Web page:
Search This Blog

Showing posts with label Backdoor. Show all posts

Backdoor Affects 20,000 U.S Agencies Via Microsoft Vulnerability

A backdoor breached more than 20,000 US enterprises, it was installed through Microsoft Corp's recently patched flaws in the email software, said an individual aware of the U.S government's response. The hacks have already reached beyond areas than the malicious downloaded codes of Solarwinds Corp, an organization that suffered the most from the recent cyberattack in December. The recent cyberattack has left channels open that can be remotely accessed. These are spread across small businesses, city governments, and credit unions say reports from U.S investigations. 

Besides this, the records also reveal that tens of thousands of enterprises in Europe and Asia were also affected by the hack. The hacks are still present even though Microsoft issued security patches earlier this week. Earlier, Microsoft said that the hacks had "limited and targeted attacks," but now denies to comment on the current state of the problems. However, it said the company is currently working with the government authorities and security firms to deal with the issue. Reuters says, "more attacks are expected from other hackers as the code used to take control of the mail servers spreads." 

A scan revealed that, out of the connected vulnerable devices, a mere 10% of users have installed the security patches, but the numbers are going up. As the patch is not helpful to fix the backdoors, the US government is currently trying to figure out how to assist the victims and help them with the issue. The devices compromised seem to run the web version of the email client Outlook, hosting them on their devices, not using cloud providers. Experts say this might've saved many big agencies and government authorities from the attack.  

White House press secretary Jen Psaki earlier this week informed media that the vulnerabilities revealed in Microsoft's popular exchange servers are big and can have a deep impact, there is a concern that the victims may be more. "Microsoft and the person working with the U.S. response blamed the initial wave of attacks on a Chinese government-backed actor. A Chinese government spokesman said the country was not behind the intrusions," reports Reuters. 

Updated Malware: Vietnamese Hacking Group Targeting MacOS Users

 

Researchers have discovered a new MacOS backdoor that steals credentials and confidential information. As cyber threats continue to rise, the newly discovered malware is believed to be operated by Vietnamese hacking group OceanLotus, colloquially known as APT 32. Other common names include APT-C-00, SeaLotus, and Cobalt Kitty. 
 
The nation-state backed hacking group has been operating across Asia and is known to target governments, media organizations, research institutes, human rights organizations, corporate sector, and political entities across the Philippines, Laos, Vietnam, and Cambodia. Other campaigns by the hacking group also focused on maritime construction companies. Notably, OceanLotus APT also made headlines for distributing malware through Apps on Google Play along with malicious websites. 
 
The attackers found the MacOS backdoor in a malicious Word document that supposedly came via an email. However, there is no information regarding the targets that the campaign is focusing on. In order to set the attack into motion, the victims are encouraged to run a Zip file appearing to be a Word document (disguised as a Word icon). Upon running the Zip file, the app bundled in it carrying the malware gets installed; there are two files in it, one is the shell script and another one is the Word file. The MacOS backdoor is designed by attackers to provide them with a window into the affected system, allowing them to steal sensitive data.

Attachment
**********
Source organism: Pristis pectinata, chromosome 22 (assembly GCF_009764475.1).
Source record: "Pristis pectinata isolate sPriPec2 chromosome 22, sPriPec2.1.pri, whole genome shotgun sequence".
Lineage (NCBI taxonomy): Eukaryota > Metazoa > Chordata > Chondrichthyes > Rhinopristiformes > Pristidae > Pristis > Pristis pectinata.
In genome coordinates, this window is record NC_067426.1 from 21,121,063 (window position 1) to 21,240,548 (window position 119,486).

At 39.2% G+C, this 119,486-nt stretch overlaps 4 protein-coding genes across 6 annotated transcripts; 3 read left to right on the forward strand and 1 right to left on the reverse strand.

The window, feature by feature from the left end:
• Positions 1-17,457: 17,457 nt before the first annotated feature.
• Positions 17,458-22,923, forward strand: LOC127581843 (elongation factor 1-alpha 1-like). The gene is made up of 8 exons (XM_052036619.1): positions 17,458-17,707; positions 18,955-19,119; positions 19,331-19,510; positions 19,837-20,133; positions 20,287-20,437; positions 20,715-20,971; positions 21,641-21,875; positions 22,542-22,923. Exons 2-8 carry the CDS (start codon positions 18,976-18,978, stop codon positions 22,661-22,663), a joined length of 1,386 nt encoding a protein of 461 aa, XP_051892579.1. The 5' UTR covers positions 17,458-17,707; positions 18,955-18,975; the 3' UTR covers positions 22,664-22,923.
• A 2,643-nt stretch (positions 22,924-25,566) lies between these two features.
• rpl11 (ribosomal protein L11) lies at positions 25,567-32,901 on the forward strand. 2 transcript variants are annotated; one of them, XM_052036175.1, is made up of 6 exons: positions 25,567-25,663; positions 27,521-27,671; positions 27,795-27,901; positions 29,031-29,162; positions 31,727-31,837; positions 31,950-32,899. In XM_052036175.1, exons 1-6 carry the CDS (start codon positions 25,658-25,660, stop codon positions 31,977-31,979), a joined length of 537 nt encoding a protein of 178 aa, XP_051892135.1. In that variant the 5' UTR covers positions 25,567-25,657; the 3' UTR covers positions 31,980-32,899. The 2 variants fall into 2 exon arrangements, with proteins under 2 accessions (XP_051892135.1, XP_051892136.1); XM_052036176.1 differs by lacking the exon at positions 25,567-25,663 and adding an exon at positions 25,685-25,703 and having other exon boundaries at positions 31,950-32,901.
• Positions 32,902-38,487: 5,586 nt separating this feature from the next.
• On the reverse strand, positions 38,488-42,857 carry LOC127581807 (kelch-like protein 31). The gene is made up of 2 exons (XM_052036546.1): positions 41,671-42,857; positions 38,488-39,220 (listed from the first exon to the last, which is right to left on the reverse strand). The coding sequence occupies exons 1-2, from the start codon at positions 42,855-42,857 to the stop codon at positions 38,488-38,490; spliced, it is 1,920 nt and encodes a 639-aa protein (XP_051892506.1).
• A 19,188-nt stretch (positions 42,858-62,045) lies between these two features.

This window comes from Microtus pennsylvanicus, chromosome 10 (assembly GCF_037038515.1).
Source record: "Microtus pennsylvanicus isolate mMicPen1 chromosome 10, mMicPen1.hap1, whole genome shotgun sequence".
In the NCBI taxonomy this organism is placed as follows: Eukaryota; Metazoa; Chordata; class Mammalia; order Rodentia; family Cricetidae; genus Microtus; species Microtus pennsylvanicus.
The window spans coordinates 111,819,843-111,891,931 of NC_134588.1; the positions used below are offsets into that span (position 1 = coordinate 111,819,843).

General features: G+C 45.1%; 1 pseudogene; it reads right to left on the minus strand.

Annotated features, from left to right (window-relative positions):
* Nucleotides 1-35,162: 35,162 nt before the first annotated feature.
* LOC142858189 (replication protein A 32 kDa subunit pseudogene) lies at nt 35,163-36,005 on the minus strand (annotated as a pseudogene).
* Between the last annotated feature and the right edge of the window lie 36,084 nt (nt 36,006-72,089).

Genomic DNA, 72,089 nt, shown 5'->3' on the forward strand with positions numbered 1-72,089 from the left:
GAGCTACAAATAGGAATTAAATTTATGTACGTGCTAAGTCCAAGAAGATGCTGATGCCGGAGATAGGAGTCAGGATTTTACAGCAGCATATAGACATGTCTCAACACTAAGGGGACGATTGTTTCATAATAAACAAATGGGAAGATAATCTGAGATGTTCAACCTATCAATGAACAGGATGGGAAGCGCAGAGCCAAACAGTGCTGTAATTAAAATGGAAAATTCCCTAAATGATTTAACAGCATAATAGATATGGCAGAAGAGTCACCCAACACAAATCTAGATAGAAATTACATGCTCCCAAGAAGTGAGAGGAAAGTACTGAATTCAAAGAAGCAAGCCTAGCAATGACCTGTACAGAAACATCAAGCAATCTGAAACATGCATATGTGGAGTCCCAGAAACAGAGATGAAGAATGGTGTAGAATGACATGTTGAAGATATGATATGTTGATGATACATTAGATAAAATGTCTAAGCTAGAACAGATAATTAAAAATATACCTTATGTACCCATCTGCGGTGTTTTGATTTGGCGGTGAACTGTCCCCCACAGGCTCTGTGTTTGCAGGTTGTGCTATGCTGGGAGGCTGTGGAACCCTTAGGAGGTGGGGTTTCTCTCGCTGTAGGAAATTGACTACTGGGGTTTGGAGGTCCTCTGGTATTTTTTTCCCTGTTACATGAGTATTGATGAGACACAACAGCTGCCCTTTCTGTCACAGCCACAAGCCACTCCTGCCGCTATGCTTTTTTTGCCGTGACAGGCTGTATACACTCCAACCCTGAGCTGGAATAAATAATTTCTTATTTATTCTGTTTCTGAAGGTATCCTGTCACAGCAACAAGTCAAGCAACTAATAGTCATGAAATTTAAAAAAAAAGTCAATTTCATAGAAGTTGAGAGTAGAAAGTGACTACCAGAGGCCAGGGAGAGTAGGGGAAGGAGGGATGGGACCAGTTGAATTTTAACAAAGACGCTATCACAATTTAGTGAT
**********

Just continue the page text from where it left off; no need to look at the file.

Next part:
"Like older versions of the OceanLotus backdoor, the new version contains two main functions: one for collecting operating system information and submitting this to its malicious C&C servers and receiving additional C&C communication information, and another for the backdoor capabilities," TrendMicro explained in a blogpost. 

In an analysis, Researchers told, “When a user looks for the fake doc folder via the macOS Finder app or the terminal command line, the folder’s name shows ‘ALL tim nha Chi Ngoc Canada.doc’ (‘tìm nhà Chị Ngọc’ roughly translates to ‘find Mrs. Ngoc’s house’).”

“However, checking the original .zip file that contains the folder shows three unexpected bytes between ‘.’ and ‘doc’.”


Experts Discover New macOS Backdoor, Link Attack Campaign to Vietnamese Hackers

 

Cybersecurity experts at Trend Micro found a macOS backdoor, which the experts believe is used by Vietnamese criminal actors named "oceanlotus." Famous as APT32 or "APT-C-00," the backdoor is highly resourced and resolute. Experts say that Ocenlotus targets government agencies and corporate organizations located explicitly in Southeast Asia. At the beginning of 2020, the criminal group launched Covid-19 espionage attack campaigns targeting China. 

After analyzing different C&C domains used by the sample, Trend Micro suggests that organizations not download any suspicious link or open any unknown attachment, keep systems updated, and ensure employee cybersecurity to stay safe. Compared to Oceanlotus' earlier malware variants, the current sample presents correlations in coding and dynamic behavior. The similarity in behavior hints at the sample's link to the criminal group. A file incorporated in the attack campaign shows a Vietnamese name. According to this information, experts believe that the new malware targeted Vietnamese users. 

The new sample pretends to work as a word document, but it is an app packed into a Zip archive in reality. The app uses special characters to avoid detection. According to TrendMicro, the operating system views the app bundle as an unsupported directory. It means that it uses the "open" command is used to administer the file. The cybersecurity experts found two files in the app bundle. A word file that is shown during the execution process and shell script which does malicious tasks routinely.